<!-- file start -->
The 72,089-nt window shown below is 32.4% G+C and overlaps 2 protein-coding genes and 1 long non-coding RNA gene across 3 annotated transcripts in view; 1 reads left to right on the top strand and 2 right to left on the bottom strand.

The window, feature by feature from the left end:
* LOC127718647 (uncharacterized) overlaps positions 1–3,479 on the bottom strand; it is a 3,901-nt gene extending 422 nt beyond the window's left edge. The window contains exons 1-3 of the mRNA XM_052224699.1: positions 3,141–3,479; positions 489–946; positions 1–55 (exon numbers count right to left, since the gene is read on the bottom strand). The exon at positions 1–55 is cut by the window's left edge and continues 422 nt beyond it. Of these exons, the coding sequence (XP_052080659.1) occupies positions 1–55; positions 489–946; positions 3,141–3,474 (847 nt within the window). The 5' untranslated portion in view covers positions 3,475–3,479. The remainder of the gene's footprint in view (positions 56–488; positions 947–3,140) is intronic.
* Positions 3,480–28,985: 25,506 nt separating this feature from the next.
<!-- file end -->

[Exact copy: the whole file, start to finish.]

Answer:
The 72,089-nt window shown below is 32.4% G+C and overlaps 2 protein-coding genes and 1 long non-coding RNA gene across 3 annotated transcripts in view; 1 reads left to right on the top strand and 2 right to left on the bottom strand.

The window, feature by feature from the left end:
* LOC127718647 (uncharacterized) overlaps positions 1–3,479 on the bottom strand; it is a 3,901-nt gene extending 422 nt beyond the window's left edge. The window contains exons 1-3 of the mRNA XM_052224699.1: positions 3,141–3,479; positions 489–946; positions 1–55 (exon numbers count right to left, since the gene is read on the bottom strand). The exon at positions 1–55 is cut by the window's left edge and continues 422 nt beyond it. Of these exons, the coding sequence (XP_052080659.1) occupies positions 1–55; positions 489–946; positions 3,141–3,474 (847 nt within the window). The 5' untranslated portion in view covers positions 3,475–3,479. The remainder of the gene's footprint in view (positions 56–488; positions 947–3,140) is intronic.
* Positions 3,480–28,985: 25,506 nt separating this feature from the next.